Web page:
Documenting the conventions
As discussed, CAD projects often involve bringing together datasets captured both in the field and at the desk-top. Several different people may be involved in the project in different roles at different times (e.g. surveyors, digitisation operators, CAD operators etc.). The data that they capture may be brought together as separate layers within a CAD model or as cross-referenced files. For instance, a CAD model may include both field survey data and data that have been digitised from maps, plans and photographs.
It is recommended practice for project managers to agree standard layer-naming (see CAD conventions) and file-naming conventions at the start of the project. These conventions facilitate the process of both data capture and in building CAD models.
Project layer-naming convention
Documentation should be provided for the layer-naming convention that has been adopted for the project. This should include:
|Name of Convention||The name of the layer-naming convention; this may be an agreed standard convention used by an organisation (e.g. the English Heritage layer-naming convention, English Heritage 2005) or a local convention agreed for a specific project. Full details of the layer name, content and drawing conventions should be documented unless details have been published, in which case it may be sufficient to provide a publication reference.
Repeat this information for each layer used.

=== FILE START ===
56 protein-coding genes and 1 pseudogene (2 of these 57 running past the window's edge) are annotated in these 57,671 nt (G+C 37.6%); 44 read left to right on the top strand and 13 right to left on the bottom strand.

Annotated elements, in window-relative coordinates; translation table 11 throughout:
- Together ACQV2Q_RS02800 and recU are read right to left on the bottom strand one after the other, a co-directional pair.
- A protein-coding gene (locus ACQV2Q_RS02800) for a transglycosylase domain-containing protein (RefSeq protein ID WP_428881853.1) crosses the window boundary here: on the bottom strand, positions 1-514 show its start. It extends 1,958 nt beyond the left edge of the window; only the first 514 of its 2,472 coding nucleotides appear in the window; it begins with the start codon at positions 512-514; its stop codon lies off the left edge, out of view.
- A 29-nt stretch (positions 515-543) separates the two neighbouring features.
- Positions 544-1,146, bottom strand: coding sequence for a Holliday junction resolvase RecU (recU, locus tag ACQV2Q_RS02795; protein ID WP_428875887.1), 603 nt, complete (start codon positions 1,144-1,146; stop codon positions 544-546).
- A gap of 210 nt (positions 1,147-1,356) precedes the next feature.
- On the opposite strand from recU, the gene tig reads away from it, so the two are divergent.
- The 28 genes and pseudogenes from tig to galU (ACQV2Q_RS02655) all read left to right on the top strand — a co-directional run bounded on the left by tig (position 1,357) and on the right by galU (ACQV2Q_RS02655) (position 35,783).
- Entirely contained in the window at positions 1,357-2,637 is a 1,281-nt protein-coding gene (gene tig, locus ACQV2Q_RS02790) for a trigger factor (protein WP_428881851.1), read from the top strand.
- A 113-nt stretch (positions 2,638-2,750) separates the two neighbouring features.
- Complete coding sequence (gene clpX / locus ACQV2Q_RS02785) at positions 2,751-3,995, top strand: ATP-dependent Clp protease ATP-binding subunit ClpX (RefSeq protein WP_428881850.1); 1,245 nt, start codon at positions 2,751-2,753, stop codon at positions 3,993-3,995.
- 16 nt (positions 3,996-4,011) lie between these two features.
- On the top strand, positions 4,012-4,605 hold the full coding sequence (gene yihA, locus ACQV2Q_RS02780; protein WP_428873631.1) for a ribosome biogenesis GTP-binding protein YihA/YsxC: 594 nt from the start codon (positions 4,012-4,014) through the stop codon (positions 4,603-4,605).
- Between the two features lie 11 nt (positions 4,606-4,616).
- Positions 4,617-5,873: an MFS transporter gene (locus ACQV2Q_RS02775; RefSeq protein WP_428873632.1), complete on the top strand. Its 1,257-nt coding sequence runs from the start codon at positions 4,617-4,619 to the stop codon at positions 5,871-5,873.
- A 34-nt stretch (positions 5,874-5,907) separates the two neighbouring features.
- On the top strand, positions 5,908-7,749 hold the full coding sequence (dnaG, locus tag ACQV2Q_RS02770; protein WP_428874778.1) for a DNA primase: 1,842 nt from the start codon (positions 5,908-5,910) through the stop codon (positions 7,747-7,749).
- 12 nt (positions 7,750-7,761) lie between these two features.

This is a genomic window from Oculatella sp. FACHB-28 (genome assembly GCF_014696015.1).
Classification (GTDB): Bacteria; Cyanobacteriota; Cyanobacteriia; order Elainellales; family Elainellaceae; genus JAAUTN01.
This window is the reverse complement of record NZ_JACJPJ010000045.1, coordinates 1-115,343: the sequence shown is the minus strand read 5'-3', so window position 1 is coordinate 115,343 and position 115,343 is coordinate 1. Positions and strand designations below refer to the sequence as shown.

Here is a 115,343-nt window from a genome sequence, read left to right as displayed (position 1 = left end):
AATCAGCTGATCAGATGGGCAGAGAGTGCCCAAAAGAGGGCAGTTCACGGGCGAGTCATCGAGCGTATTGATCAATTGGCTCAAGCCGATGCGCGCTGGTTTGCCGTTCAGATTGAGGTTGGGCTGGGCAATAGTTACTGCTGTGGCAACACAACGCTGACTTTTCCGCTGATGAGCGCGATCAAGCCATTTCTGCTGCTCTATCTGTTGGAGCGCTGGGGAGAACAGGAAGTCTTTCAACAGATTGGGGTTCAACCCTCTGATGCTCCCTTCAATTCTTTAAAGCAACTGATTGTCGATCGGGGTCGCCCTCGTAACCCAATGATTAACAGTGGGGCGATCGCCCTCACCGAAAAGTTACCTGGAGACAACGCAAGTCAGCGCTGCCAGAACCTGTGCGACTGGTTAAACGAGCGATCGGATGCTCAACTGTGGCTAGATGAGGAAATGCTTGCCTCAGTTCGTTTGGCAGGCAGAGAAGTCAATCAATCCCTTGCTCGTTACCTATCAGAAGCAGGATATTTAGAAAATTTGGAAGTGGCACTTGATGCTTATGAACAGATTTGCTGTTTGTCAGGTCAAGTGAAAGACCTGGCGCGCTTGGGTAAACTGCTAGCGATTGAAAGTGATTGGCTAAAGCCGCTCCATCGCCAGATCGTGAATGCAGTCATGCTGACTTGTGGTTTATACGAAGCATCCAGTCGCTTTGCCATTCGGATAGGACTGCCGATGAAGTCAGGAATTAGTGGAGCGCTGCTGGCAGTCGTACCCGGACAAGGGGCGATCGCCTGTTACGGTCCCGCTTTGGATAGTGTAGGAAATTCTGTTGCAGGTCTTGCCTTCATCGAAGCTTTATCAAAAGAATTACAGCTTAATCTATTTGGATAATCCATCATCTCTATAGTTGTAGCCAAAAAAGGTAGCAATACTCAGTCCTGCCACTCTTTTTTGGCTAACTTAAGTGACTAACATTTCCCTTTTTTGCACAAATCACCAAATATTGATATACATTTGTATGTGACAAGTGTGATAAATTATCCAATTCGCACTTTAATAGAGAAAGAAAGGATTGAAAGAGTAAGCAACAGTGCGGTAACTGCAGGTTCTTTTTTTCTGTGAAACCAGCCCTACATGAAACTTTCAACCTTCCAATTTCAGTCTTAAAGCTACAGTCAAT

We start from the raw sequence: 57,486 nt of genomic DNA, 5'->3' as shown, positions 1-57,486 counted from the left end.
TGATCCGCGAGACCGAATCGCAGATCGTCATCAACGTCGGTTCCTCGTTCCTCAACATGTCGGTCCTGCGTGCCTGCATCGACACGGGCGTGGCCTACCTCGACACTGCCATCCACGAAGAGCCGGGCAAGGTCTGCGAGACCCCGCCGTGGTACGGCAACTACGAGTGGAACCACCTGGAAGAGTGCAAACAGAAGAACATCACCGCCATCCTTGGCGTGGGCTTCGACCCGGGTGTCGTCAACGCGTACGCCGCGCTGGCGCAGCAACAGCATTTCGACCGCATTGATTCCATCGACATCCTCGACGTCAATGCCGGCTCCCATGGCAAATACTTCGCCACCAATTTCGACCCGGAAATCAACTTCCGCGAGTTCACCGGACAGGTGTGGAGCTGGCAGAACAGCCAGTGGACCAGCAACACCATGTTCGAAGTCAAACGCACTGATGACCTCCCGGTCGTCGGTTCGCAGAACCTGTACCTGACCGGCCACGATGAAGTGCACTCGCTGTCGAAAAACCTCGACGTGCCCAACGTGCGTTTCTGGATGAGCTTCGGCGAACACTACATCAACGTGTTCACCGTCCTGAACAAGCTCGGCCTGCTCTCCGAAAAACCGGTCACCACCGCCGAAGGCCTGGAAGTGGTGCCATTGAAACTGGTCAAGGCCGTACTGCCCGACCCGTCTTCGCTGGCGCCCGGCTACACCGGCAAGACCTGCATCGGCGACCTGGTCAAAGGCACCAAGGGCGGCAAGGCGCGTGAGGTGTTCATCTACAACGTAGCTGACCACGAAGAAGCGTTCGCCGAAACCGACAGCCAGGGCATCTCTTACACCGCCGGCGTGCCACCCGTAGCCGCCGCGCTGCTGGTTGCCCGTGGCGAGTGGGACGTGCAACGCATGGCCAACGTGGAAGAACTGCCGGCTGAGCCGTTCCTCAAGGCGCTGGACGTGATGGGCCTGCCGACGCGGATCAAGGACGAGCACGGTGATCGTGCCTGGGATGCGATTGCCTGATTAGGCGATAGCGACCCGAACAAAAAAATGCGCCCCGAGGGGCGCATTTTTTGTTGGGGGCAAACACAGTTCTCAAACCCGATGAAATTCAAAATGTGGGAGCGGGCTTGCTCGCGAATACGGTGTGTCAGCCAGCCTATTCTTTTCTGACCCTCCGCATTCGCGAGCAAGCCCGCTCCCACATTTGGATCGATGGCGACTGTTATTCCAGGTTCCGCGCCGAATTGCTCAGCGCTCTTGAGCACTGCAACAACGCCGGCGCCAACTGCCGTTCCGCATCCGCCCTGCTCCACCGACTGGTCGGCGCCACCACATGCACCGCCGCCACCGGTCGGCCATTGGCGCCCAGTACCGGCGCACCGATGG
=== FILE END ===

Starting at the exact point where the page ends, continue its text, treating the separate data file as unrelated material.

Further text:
|Layer Name||The name or code associated with the layer (e.g. OA-ROOF is the layer name associated with all roof timbers in the English Heritage convention).|
|Layer Content||A brief description of the content of the layer (e.g. roof timbers).|
|Drawing Conventions||Drawing conventions or any special icons and characters used in this layer. These can include specific font type, line type, drawing element and colour|
Project file-naming convention
Many organisations and individuals use file-naming conventions to identify details such as the project to which the file relates, its content, the version number and format. When depositing data in an archive it is helpful to provide documentation for these conventions. The information recorded should include:
|File Names||It is important to include some means of identifying the relevant activity in the file name, e.g. a unique reference number, project number or project name and to provide a brief explanation of any abbreviations used. For example, ‘GPS survey files start with a ‘g’ and are then indexed with a subsequent number: g1, g2…’ etc. Include version number information in the file name where necessary.|
|File Extensions||It is recommended that you reserve the 3-letter file extension and that standard file extensions are used to reflect the format of the data contained in the file, e.g., .dwg, .txt.|
|File Formats||Provide an explanation of which internal format is associated with a particular file extension, e.g. which version of .dwg or .dxf file format has been used.|